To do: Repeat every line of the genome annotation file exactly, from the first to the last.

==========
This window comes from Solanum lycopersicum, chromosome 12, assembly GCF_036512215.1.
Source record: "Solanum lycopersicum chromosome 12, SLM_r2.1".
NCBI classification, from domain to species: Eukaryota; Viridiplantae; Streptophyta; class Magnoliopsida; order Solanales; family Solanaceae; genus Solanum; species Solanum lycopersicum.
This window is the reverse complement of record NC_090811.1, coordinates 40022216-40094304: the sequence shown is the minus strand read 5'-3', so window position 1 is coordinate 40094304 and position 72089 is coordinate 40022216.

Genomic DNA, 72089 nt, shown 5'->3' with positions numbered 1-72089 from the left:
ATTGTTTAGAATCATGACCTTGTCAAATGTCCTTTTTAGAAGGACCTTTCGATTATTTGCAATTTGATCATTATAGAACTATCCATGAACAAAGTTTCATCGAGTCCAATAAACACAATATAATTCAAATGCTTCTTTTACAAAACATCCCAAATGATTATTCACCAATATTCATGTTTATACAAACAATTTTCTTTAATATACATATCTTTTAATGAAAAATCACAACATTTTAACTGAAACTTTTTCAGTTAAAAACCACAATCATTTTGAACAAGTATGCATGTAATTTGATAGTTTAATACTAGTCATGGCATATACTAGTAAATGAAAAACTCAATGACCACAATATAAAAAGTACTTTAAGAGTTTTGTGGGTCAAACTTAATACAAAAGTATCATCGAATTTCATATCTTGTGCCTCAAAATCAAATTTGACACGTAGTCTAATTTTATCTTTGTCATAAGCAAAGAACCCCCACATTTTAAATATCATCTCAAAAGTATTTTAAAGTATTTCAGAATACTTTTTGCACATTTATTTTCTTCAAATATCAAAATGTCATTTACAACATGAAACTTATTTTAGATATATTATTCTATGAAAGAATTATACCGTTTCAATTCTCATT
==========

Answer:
This window comes from Solanum lycopersicum, chromosome 12, assembly GCF_036512215.1.
Source record: "Solanum lycopersicum chromosome 12, SLM_r2.1".
NCBI classification, from domain to species: Eukaryota; Viridiplantae; Streptophyta; class Magnoliopsida; order Solanales; family Solanaceae; genus Solanum; species Solanum lycopersicum.
This window is the reverse complement of record NC_090811.1, coordinates 40022216-40094304: the sequence shown is the minus strand read 5'-3', so window position 1 is coordinate 40094304 and position 72089 is coordinate 40022216.

Genomic DNA, 72089 nt, shown 5'->3' with positions numbered 1-72089 from the left:
ATTGTTTAGAATCATGACCTTGTCAAATGTCCTTTTTAGAAGGACCTTTCGATTATTTGCAATTTGATCATTATAGAACTATCCATGAACAAAGTTTCATCGAGTCCAATAAACACAATATAATTCAAATGCTTCTTTTACAAAACATCCCAAATGATTATTCACCAATATTCATGTTTATACAAACAATTTTCTTTAATATACATATCTTTTAATGAAAAATCACAACATTTTAACTGAAACTTTTTCAGTTAAAAACCACAATCATTTTGAACAAGTATGCATGTAATTTGATAGTTTAATACTAGTCATGGCATATACTAGTAAATGAAAAACTCAATGACCACAATATAAAAAGTACTTTAAGAGTTTTGTGGGTCAAACTTAATACAAAAGTATCATCGAATTTCATATCTTGTGCCTCAAAATCAAATTTGACACGTAGTCTAATTTTATCTTTGTCATAAGCAAAGAACCCCCACATTTTAAATATCATCTCAAAAGTATTTTAAAGTATTTCAGAATACTTTTTGCACATTTATTTTCTTCAAATATCAAAATGTCATTTACAACATGAAACTTATTTTAGATATATTATTCTATGAAAGAATTATACCGTTTCAATTCTCATT